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Language archives

Entry no.: 1212

20 Feb 2011, 1:37 PM

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Language Okay: 23 March 1839

On 23 March 1839, OK was introduced to the world on the second page of the Boston Morning Post, in the midst of a long paragraph, as "o.k. (all correct)".

Read How 'OK' took over the world at BBC.

Via DF and Coudal.

Entry no.: 1084

4 May 2010, 4:54 PM

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Language Chinglish

Situation: Shanghai Is Trying to Untangle the Mangled English of Chinglish.

“Cash recycling,” “fried enema,” “Flagrant and Hot Marxism,” and “Urine District” — you'll get an idea watching A Sampling of Chinglish slideshow.

Entry no.: 1077

29 Apr 2010, 8:56 AM

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Language Off the record

The problem with the phrase "off the record" is that many people, reporters and the general public alike, misunderstand its precise meaning. These days many interviewees think "off the record" is largely synonymous with "on background" or "not for attribution."

—NYU Journalism Handbook for Students.

On the record, on background, not for attribution and off the record defined.

Entry no.: 1061

17 Apr 2010, 9:36 AM


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Language “Web site” to “website”

The AP Stylebook changes “Web site” to “website”. Language evolving.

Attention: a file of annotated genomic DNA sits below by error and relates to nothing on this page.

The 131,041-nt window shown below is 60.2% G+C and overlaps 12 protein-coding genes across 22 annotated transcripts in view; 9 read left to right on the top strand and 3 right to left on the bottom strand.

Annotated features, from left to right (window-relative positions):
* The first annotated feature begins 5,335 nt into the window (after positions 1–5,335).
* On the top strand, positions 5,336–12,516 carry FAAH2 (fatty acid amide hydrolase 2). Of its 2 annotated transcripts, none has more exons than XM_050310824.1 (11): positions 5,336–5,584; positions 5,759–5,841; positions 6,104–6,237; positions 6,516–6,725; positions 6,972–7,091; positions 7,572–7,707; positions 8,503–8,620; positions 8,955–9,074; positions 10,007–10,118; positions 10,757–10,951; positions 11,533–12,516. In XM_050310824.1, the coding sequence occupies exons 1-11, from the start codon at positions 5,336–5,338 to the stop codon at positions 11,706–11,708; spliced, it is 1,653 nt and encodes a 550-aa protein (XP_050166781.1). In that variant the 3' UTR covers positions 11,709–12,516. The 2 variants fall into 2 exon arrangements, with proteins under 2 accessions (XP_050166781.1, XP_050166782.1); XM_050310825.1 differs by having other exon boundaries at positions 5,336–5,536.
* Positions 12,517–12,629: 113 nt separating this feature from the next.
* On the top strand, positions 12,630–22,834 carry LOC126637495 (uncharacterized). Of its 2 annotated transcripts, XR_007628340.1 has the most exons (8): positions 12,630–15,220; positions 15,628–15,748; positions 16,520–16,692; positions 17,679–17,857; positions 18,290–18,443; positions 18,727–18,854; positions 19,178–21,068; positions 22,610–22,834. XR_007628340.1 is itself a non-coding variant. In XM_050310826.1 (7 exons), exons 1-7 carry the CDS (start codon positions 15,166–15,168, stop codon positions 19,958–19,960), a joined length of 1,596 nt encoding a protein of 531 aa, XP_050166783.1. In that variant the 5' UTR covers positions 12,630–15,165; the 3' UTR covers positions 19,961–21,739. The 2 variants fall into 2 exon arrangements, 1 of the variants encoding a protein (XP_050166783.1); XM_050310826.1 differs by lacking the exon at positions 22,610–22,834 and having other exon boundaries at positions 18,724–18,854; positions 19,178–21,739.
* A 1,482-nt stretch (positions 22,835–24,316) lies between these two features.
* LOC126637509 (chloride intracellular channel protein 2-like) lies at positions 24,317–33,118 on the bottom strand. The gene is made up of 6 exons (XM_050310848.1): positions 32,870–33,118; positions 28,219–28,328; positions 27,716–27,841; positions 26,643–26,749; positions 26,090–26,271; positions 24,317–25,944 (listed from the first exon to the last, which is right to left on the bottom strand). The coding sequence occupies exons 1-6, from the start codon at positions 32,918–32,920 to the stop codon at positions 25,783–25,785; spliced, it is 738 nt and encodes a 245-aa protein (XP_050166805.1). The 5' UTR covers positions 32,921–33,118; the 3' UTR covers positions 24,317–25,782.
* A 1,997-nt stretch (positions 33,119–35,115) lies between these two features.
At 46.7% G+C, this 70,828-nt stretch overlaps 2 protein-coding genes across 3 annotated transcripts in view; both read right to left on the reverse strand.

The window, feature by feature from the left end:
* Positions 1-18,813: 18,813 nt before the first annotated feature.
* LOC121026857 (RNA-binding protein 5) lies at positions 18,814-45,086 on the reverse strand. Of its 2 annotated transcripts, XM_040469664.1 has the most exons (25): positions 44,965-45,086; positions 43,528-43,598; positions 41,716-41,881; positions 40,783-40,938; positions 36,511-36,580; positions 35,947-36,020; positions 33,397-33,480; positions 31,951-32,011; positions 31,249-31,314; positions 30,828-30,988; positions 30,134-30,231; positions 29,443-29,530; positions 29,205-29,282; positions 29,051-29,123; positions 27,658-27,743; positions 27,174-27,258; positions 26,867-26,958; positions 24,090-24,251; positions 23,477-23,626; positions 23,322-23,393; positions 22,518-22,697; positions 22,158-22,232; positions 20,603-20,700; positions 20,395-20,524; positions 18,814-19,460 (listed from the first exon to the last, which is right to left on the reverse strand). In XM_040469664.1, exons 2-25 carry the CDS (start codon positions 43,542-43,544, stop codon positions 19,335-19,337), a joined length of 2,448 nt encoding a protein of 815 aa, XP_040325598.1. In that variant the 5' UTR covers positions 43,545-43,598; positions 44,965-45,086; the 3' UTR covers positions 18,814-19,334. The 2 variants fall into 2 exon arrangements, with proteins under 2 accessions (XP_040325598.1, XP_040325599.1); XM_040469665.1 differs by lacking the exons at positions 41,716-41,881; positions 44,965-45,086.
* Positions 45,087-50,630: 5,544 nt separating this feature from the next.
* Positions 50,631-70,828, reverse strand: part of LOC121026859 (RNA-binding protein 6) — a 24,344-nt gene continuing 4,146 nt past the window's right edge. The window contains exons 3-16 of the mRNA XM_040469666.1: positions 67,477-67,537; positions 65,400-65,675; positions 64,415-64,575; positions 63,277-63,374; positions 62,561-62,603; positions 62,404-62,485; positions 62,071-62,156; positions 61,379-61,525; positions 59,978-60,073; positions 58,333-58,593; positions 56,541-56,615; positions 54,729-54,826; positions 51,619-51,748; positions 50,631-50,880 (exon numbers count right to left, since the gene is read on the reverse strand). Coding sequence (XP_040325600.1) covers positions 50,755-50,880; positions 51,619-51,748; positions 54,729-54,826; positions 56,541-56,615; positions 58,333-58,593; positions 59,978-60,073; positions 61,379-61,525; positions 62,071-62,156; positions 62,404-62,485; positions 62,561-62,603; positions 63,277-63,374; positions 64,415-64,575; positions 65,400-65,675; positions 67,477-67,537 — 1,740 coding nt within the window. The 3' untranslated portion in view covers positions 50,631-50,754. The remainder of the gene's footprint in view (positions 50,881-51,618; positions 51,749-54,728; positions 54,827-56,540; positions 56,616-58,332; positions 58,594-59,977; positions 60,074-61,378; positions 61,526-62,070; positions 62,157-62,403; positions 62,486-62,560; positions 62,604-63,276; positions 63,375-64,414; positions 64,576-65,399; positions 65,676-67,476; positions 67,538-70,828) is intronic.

Via DF.

Entry no.: 826

16 Sep 2009, 10:08 AM

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Language How Recession Affects Dictionaries

New Oxford American Dictionary:

stake 2 |steɪk| |steɪk|
noun (usu. stakes)
a sum of money or something else of value gambled on the outcome of a risky game or venture : playing dice for high stakes | figurative the mayor raised the stakes in the battle for power.
• a share or interest in a business, situation, or system : GM acquired a 50 percent stake in Saab.

Needs minor revision: sold instead of acquired.

Entry no.: 811

2 Sep 2009, 9:38 AM

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Language Wordtrepreneurship: Enterprising Neologisms

The chewy mouthful "-preneur" jobtitles — Webrepreneur, Ecopreneur, Philanthropreneur, Alterpreneur, Grantepreneur, Innerpreneur, Momtrepreneur, Pastorpreneur etc — are rising.

Meaning? Learn the Enterprising Language to find out.

Via @thatwhichmatter.

Entry no.: 802

26 Aug 2009, 1:10 PM

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Language Cum grano salis

"With a grain of salt is a translation of Latin cum grano salis. According to The American Heritage Dictionary of Idioms, the Roman historian Pliny the Elder wrote that General Pompey had discovered an antidote for poison that was to be taken cum grano salis. This was apparently to make it effective. That doesn’t quite explain the current meaning, though."

Quotes Uncovered: Who First Took Things With a Grain of Salt? .

Via @ThatWhichMatter.

Entry no.: 795

14 Aug 2009, 10:05 AM

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Language List of "-gate" Scandals

Add Tolontan's meaty Ridzigate to the -gate list.

Entry no.: 794

12 Aug 2009, 10:27 AM

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Language Fail, A New Kind Of Noun

"'Fail' was becoming a new kind of noun: not simply a synonym for failure but, rather, a derisive label to slap on a miscue that is eminently mockable in its stupidity or wrongheadedness."

How Fail Went From Verb to Interjection at NYTimes.

Entry no.: 793

11 Aug 2009, 10:27 AM

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Language Idiot, Idioms

"The definition of an idiom is a phrase whose meaning isn't clear from the words in it. What a bizarrely illogical way to communicate."

  • To reheat cabbage: to rekindle an old flame (Italian).